Small children, whose wrist dexterity is not fully developed have found they can use the toy in other play modes such as by holding the toy horizontal and while holding each of the end blocks in the series can make the internal blocks jump up and down and make different actions.
It is when the toy is used in this manner that various other movements and shapes or patterns can be created, of which several of these are exclusive to the new invention. As mentioned in, BACKGROUND INFORMATION, the prior art pivots in both directions, yet only takes advantage of one directional pivoting. However the new invention by its design is limited to one directional pivoting, thereby being able to use the non pivoting position to create new action features. None of these new movements can be duplicated with the prior art. However all movements of the prior art can be duplicated with the new invention. These new movements are as unique as the prior arts waterfall effect.
With regard to the block surfaces themselves the prior art used these surfaces to fix the ribbons to. However, the new invention frees up these surfaces completely. Therefore they can be used for decals, imprints, hot foil stamping, etc. For example, a set of blocks with cartoon characters on each block. The prior art block surfaces also had to be substantially smooth, to be able to glue on the ribbons. However, the new invention allows irregular surfaced blocks which could incorporate various surface designs, for example a company logo.
From a marketing point of view this freeing up of the block surfaces has tremendous value.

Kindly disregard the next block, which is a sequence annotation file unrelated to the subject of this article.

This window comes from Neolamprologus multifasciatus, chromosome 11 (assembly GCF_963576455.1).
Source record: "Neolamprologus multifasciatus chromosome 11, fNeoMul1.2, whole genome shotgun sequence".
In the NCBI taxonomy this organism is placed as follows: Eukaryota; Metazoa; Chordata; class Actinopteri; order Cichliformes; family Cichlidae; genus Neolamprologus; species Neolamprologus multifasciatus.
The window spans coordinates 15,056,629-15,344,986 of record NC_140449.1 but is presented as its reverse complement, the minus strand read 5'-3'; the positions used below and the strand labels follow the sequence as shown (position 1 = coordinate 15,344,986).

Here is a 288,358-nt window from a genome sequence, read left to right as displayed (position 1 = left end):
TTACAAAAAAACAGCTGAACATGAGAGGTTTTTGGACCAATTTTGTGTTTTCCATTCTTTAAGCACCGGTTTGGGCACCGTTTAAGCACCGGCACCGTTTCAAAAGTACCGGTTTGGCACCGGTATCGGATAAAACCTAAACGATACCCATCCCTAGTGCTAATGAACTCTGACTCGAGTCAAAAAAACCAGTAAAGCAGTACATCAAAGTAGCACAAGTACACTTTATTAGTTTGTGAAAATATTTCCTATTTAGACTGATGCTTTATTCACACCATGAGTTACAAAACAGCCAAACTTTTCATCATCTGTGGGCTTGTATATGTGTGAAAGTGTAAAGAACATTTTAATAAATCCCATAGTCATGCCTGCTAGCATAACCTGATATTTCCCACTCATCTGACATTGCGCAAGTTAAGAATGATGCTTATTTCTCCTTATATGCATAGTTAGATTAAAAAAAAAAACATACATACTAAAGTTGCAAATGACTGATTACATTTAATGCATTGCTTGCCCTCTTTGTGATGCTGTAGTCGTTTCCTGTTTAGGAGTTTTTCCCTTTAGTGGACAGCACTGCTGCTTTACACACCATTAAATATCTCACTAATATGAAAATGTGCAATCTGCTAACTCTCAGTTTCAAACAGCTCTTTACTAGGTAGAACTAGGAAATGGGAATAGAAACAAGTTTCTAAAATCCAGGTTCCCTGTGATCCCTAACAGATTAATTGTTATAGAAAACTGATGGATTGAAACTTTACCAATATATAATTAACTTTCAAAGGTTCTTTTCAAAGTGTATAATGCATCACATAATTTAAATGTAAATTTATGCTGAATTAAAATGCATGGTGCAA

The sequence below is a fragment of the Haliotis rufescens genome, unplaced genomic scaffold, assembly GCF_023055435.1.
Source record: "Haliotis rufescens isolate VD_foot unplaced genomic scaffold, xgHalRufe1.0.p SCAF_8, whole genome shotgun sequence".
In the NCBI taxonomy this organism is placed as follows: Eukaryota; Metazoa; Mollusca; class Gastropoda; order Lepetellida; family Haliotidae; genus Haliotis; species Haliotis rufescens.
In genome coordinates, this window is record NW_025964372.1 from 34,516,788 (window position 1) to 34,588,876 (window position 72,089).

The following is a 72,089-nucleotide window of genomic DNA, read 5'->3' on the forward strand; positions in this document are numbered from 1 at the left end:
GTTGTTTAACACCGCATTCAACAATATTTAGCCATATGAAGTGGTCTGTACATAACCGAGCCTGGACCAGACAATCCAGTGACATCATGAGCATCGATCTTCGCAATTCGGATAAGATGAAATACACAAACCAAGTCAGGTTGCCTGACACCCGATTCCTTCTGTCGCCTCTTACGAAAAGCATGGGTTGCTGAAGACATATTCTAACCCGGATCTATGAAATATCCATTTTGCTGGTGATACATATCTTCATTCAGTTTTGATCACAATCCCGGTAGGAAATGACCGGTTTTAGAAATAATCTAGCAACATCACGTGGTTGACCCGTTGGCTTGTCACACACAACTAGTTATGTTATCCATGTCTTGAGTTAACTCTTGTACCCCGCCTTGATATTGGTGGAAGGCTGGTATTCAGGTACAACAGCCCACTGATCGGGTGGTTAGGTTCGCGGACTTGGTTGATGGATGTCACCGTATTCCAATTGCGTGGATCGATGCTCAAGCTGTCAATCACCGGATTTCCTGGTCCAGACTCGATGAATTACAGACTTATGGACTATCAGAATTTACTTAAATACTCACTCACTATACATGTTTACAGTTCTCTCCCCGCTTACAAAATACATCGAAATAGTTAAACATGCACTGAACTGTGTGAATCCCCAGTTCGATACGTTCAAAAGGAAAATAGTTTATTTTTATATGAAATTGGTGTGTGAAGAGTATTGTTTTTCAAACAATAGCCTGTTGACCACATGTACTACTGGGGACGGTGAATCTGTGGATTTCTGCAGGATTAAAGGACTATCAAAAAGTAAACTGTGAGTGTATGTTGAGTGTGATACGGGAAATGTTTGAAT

Additionally, manufacturing the blocks with rounded edges allows for a more graceful interaction at the hinge points. This makes the inventions movements more magical because one movement flows right into another.
With the foregoing objects in view and such other advantages or novel features as may become apparent from consideration of this disclosure and specification the present invention consists of the concept which is comprised, embodied and embraced and included in the use, construction and arrangement of parts or any use of the same herein exemplified in the specific embodiment of the concept; reference being had to the accompanying drawings wherein like reference numerals refer to like parts.
FIG. 1. is a perspective view of a six block example of a prior art toy showing how the ribbons are attached.
FIG. 2. is the present invention showing in perspective the blocks hinged together and at rest prior to lifting for play.
FIG. 3. is a perspective exploded view of the present invention showing how one half of the block is fitted to the other half with ribbons fixed between by glue, staples or the like.
FIGS. 4-4C. shows how the toy is held upright by a hand with an enlarged view, of the top block causing to flip or hinge the next block over itself and thereby flipping each of the blocks in turn with the second last block flipping as the action reaches it.
FIG. 5. is the preferred alternative construction of the invention in perspective with an exploded view of the two halves of the block showing how the two plates mate with the ribbons pierced and fixed between them
An alternative construction of the invention, (not show), consists of substantially square hard plastic top and bottom plates which are made to snap together around their perimeters to hold the ribbons between them without the need of glue or other means of fixation. This means of snapping plastic parts together is well known in the plastics industry. Note, substantially square as represented in this specification is defined as any block wherein the hinged edges are relatively straight and parallel and the adjacent edges are any irregular shape whatsoever.